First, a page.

Thursday, March 30, 2017

Boy Butter TV commercial banned in Chicago

        In times like these we are constantly reminded about bigotry directed at all sorts of groups, but when it is directed at you it comes with the disheartening burn of shock and dismay. This was how I felt when I learned that my brand new Boy Butter commercial, currently airing on this season of Rupaul’s Drag Race on VH1 in NYC, LA, San Diego and nationwide on Canada’s OutTV was banned from airing on cable TV in Chicago. According to ComCast TV in the so-called liberal windy city of Chicago did not think viewers could handle the level of gayness in this ad starring sexy ginger, Seth Fornea, who is showing us all how to properly use a butter churn. One would think that in the Mid West the sight of a butter churn would bring back nostalgic feelings of nearby dairy farms, but alas if a gay man is churning that butter, not so much. 

        One of the best things about owning a personal lubricant company is the marketing, creating fun tongue in cheek ads that push my products as well as my own gay point of view. If you take this case of blatant censorship in Chicago it smacks of nothing more than a sexist and homophobic double standard. Our intention with this commercial was to make a gay version of the sexy Super Bowl ads and tame it down to be as “PG” as possible, so as to avoid this type of ban. Take for example the 2015 Carl’s Jr. Super Bowl ad starring Charlotte McKinney, which is basically porn in comparison. A sexy busty woman being suggestive and showing a lot of skin is fine but if you just replace that woman with a gay man, it is a much different story.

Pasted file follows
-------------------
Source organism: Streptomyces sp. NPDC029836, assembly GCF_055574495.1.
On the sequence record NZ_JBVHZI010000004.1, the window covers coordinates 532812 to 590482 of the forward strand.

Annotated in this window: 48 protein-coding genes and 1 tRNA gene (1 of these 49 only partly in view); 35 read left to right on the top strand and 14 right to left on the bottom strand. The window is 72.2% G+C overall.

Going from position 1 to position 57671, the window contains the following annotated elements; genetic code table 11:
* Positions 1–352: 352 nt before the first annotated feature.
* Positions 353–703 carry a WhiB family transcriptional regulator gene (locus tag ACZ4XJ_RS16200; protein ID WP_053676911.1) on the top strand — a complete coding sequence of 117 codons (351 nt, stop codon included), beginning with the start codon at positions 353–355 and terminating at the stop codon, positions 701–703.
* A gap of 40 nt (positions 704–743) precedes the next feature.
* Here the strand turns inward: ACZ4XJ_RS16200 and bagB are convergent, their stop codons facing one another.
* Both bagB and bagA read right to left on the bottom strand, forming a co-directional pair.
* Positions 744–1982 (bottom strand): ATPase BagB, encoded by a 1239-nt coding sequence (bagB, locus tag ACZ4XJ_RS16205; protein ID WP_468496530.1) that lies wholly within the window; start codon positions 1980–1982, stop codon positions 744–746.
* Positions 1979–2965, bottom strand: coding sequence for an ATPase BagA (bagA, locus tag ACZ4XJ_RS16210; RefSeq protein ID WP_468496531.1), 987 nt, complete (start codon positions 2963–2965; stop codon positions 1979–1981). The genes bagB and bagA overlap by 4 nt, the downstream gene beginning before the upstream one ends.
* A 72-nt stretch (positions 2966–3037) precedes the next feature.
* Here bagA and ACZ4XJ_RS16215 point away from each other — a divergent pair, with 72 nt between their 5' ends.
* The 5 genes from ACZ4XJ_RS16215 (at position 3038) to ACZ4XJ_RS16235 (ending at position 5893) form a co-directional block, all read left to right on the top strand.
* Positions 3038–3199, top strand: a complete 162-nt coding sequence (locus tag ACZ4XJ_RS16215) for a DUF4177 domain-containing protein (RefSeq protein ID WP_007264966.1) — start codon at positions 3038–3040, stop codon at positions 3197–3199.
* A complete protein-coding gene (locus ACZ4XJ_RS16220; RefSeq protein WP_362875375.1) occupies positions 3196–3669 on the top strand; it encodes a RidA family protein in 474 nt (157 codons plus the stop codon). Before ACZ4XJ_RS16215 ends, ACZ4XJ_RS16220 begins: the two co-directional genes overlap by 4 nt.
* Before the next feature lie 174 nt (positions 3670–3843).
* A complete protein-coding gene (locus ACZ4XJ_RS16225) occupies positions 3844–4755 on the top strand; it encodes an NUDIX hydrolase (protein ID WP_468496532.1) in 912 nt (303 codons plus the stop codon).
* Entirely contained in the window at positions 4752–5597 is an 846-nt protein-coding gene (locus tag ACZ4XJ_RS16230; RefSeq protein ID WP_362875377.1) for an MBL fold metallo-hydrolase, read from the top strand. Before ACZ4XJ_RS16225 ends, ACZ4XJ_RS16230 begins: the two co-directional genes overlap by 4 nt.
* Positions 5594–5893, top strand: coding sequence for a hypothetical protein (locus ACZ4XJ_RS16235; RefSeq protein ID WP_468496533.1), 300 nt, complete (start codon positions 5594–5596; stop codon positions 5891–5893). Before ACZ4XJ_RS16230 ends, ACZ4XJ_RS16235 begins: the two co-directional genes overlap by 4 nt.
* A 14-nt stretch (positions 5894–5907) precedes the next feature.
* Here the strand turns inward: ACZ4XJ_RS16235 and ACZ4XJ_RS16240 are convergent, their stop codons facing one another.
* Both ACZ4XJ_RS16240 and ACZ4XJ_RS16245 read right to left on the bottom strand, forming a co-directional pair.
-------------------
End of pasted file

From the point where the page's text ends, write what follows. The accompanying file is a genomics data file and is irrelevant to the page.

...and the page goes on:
“I think it’s Chicago’s loss and a clear representation of how shamed and stigmatized our sexuality is.” says Daniel Robinson, the director/producer of this banned Boy Butter commercial. Even though this ad is meant to be aired on a drag queen contest reality show on VH1 at night, that distinction matters not when homophobia and sexism rear their ugly heads. It’s also possible the big budget ads of Burger King or Carl’s Junior helps them skirt the prudish censorship rules but it still does not feel fair. My hope is that by continuing to push the boundaries of what is acceptable and palatable on TV, Boy Butter can create a space where gay men can watch images of themselves, not only in the shows that we watch but also the advertising that sponsors them.


Anonymous said...
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Anonymous said...

Comcast is likely anti-gay

Jon Hansen- Operations Manager WPGU said...

Hi Eyal. My name is Jon Hansen, I'm a reporter/host for a morning show in Chicago. We want to talk about this on tomorrow's show, and Comcast will be releasing a statement to us about this situation in the near future. Is there a way I can reach you by phone or e-mail to discuss their response?